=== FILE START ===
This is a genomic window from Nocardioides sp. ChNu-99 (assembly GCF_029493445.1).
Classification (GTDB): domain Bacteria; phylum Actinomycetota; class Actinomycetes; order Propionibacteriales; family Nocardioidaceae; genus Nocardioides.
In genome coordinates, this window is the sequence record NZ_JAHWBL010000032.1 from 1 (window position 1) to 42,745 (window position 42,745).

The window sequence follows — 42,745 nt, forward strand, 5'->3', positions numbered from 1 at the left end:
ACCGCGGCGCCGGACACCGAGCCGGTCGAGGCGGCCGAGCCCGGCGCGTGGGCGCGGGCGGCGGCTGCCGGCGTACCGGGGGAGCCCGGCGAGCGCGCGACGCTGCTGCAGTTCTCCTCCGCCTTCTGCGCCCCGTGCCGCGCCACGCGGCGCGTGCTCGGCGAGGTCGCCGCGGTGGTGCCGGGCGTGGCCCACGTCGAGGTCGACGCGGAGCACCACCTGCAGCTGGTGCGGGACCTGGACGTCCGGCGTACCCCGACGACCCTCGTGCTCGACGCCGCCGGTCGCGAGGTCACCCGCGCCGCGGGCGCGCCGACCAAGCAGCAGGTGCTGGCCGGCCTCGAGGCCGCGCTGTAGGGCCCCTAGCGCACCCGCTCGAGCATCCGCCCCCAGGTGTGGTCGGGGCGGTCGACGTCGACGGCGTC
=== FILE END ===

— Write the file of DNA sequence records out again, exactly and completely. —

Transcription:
This is a genomic window from Nocardioides sp. ChNu-99 (assembly GCF_029493445.1).
Classification (GTDB): domain Bacteria; phylum Actinomycetota; class Actinomycetes; order Propionibacteriales; family Nocardioidaceae; genus Nocardioides.
In genome coordinates, this window is the sequence record NZ_JAHWBL010000032.1 from 1 (window position 1) to 42,745 (window position 42,745).

The window sequence follows — 42,745 nt, forward strand, 5'->3', positions numbered from 1 at the left end:
ACCGCGGCGCCGGACACCGAGCCGGTCGAGGCGGCCGAGCCCGGCGCGTGGGCGCGGGCGGCGGCTGCCGGCGTACCGGGGGAGCCCGGCGAGCGCGCGACGCTGCTGCAGTTCTCCTCCGCCTTCTGCGCCCCGTGCCGCGCCACGCGGCGCGTGCTCGGCGAGGTCGCCGCGGTGGTGCCGGGCGTGGCCCACGTCGAGGTCGACGCGGAGCACCACCTGCAGCTGGTGCGGGACCTGGACGTCCGGCGTACCCCGACGACCCTCGTGCTCGACGCCGCCGGTCGCGAGGTCACCCGCGCCGCGGGCGCGCCGACCAAGCAGCAGGTGCTGGCCGGCCTCGAGGCCGCGCTGTAGGGCCCCTAGCGCACCCGCTCGAGCATCCGCCCCCAGGTGTGGTCGGGGCGGTCGACGTCGACGGCGTC